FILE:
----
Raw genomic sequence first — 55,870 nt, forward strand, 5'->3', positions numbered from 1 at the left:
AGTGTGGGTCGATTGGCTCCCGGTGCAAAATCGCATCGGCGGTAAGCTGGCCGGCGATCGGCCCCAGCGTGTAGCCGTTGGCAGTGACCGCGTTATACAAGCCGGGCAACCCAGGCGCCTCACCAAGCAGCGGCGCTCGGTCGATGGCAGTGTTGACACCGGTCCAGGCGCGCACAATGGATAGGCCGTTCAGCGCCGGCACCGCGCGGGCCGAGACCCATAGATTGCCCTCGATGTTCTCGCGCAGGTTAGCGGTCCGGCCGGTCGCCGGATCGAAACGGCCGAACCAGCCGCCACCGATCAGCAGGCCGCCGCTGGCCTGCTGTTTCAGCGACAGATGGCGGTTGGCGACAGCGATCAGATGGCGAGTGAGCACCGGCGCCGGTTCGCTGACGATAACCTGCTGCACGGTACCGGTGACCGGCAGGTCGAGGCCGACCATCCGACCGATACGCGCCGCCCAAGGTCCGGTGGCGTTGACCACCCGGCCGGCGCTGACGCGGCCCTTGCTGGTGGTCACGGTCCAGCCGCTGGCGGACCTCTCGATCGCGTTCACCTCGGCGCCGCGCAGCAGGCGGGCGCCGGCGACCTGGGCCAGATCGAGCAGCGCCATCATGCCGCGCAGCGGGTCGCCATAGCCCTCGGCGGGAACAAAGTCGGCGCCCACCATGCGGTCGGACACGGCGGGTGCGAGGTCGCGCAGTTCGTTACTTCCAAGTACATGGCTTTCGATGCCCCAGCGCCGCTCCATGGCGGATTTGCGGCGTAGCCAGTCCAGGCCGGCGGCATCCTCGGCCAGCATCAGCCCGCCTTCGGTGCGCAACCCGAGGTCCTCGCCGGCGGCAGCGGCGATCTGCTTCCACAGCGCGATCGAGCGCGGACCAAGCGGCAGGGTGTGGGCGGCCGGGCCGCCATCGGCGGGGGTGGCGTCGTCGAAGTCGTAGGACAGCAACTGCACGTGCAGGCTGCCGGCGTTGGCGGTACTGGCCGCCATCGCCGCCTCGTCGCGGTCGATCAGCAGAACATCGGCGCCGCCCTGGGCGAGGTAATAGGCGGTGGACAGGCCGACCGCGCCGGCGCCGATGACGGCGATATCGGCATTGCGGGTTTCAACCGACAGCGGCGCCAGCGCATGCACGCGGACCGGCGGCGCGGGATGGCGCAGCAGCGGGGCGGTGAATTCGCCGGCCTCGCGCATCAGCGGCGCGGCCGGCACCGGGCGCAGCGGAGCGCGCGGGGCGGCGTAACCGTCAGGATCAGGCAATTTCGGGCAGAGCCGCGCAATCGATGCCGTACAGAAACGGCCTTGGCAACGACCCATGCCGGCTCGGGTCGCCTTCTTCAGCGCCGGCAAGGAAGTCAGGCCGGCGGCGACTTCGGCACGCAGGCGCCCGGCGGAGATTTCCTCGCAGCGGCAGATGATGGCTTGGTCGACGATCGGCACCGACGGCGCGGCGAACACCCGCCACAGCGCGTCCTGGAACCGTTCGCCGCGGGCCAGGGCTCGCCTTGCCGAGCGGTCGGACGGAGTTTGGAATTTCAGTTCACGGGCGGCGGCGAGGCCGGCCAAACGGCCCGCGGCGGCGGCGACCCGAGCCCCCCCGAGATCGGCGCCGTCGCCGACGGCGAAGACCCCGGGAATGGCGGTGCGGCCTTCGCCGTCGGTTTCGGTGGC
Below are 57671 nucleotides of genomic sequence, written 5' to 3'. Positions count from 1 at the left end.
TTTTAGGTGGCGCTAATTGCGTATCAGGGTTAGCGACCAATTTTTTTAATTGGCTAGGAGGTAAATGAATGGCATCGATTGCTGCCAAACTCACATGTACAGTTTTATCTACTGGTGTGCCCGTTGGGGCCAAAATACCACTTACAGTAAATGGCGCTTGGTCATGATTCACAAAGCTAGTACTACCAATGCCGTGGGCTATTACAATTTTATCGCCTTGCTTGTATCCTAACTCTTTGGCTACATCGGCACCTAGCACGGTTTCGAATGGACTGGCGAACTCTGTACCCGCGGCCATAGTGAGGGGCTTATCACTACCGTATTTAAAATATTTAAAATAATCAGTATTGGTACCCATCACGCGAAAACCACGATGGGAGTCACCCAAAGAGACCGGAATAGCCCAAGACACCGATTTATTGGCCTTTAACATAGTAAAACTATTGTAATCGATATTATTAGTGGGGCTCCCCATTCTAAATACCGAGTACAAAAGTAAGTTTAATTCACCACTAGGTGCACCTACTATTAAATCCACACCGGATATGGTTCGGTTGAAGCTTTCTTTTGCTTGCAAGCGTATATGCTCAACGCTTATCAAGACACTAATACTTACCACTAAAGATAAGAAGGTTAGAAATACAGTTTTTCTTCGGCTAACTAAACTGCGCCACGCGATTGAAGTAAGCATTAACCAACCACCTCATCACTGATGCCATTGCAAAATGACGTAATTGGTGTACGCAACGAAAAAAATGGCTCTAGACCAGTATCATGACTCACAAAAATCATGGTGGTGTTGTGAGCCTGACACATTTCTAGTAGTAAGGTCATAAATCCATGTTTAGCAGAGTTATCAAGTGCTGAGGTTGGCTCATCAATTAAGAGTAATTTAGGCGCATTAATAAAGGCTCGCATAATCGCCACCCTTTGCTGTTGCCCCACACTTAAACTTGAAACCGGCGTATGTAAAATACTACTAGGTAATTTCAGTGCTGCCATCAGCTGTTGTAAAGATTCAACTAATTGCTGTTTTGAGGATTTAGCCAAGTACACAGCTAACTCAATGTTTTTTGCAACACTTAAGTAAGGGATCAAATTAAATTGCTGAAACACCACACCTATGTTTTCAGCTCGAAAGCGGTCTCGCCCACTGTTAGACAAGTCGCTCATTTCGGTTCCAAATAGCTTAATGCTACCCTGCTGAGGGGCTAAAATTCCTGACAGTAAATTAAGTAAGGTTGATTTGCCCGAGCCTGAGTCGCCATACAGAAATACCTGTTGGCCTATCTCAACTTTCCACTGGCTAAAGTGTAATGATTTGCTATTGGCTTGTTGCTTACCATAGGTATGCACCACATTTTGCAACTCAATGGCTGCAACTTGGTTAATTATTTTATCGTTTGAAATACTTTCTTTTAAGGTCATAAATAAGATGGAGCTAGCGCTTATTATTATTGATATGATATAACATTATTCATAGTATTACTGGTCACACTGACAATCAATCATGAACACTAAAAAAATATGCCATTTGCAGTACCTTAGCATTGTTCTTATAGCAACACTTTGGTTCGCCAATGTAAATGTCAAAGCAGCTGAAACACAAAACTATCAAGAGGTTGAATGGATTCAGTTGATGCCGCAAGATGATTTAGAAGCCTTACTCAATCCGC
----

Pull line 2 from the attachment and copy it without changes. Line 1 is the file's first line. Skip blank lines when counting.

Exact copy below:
AGTGTGGGTCGATTGGCTCCCGGTGCAAAATCGCATCGGCGGTAAGCTGGCCGGCGATCGGCCCCAGCGTGTAGCCGTTGGCAGTGACCGCGTTATACAAGCCGGGCAACCCAGGCGCCTCACCAAGCAGCGGCGCTCGGTCGATGGCAGTGTTGACACCGGTCCAGGCGCGCACAATGGATAGGCCGTTCAGCGCCGGCACCGCGCGGGCCGAGACCCATAGATTGCCCTCGATGTTCTCGCGCAGGTTAGCGGTCCGGCCGGTCGCCGGATCGAAACGGCCGAACCAGCCGCCACCGATCAGCAGGCCGCCGCTGGCCTGCTGTTTCAGCGACAGATGGCGGTTGGCGACAGCGATCAGATGGCGAGTGAGCACCGGCGCCGGTTCGCTGACGATAACCTGCTGCACGGTACCGGTGACCGGCAGGTCGAGGCCGACCATCCGACCGATACGCGCCGCCCAAGGTCCGGTGGCGTTGACCACCCGGCCGGCGCTGACGCGGCCCTTGCTGGTGGTCACGGTCCAGCCGCTGGCGGACCTCTCGATCGCGTTCACCTCGGCGCCGCGCAGCAGGCGGGCGCCGGCGACCTGGGCCAGATCGAGCAGCGCCATCATGCCGCGCAGCGGGTCGCCATAGCCCTCGGCGGGAACAAAGTCGGCGCCCACCATGCGGTCGGACACGGCGGGTGCGAGGTCGCGCAGTTCGTTACTTCCAAGTACATGGCTTTCGATGCCCCAGCGCCGCTCCATGGCGGATTTGCGGCGTAGCCAGTCCAGGCCGGCGGCATCCTCGGCCAGCATCAGCCCGCCTTCGGTGCGCAACCCGAGGTCCTCGCCGGCGGCAGCGGCGATCTGCTTCCACAGCGCGATCGAGCGCGGACCAAGCGGCAGGGTGTGGGCGGCCGGGCCGCCATCGGCGGGGGTGGCGTCGTCGAAGTCGTAGGACAGCAACTGCACGTGCAGGCTGCCGGCGTTGGCGGTACTGGCCGCCATCGCCGCCTCGTCGCGGTCGATCAGCAGAACATCGGCGCCGCCCTGGGCGAGGTAATAGGCGGTGGACAGGCCGACCGCGCCGGCGCCGATGACGGCGATATCGGCATTGCGGGTTTCAACCGACAGCGGCGCCAGCGCATGCACGCGGACCGGCGGCGCGGGATGGCGCAGCAGCGGGGCGGTGAATTCGCCGGCCTCGCGCATCAGCGGCGCGGCCGGCACCGGGCGCAGCGGAGCGCGCGGGGCGGCGTAACCGTCAGGATCAGGCAATTTCGGGCAGAGCCGCGCAATCGATGCCGTACAGAAACGGCCTTGGCAACGACCCATGCCGGCTCGGGTCGCCTTCTTCAGCGCCGGCAAGGAAGTCAGGCCGGCGGCGACTTCGGCACGCAGGCGCCCGGCGGAGATTTCCTCGCAGCGGCAGATGATGGCTTGGTCGACGATCGGCACCGACGGCGCGGCGAACACCCGCCACAGCGCGTCCTGGAACCGTTCGCCGCGGGCCAGGGCTCGCCTTGCCGAGCGGTCGGACGGAGTTTGGAATTTCAGTTCACGGGCGGCGGCGAGGCCGGCCAAACGGCCCGCGGCGGCGGCGACCCGAGCCCCCCCGAGATCGGCGCCGTCGCCGACGGCGAAGACCCCGGGAATGGCGGTGCGGCCTTCGCCGTCGGTTTCGGTGGC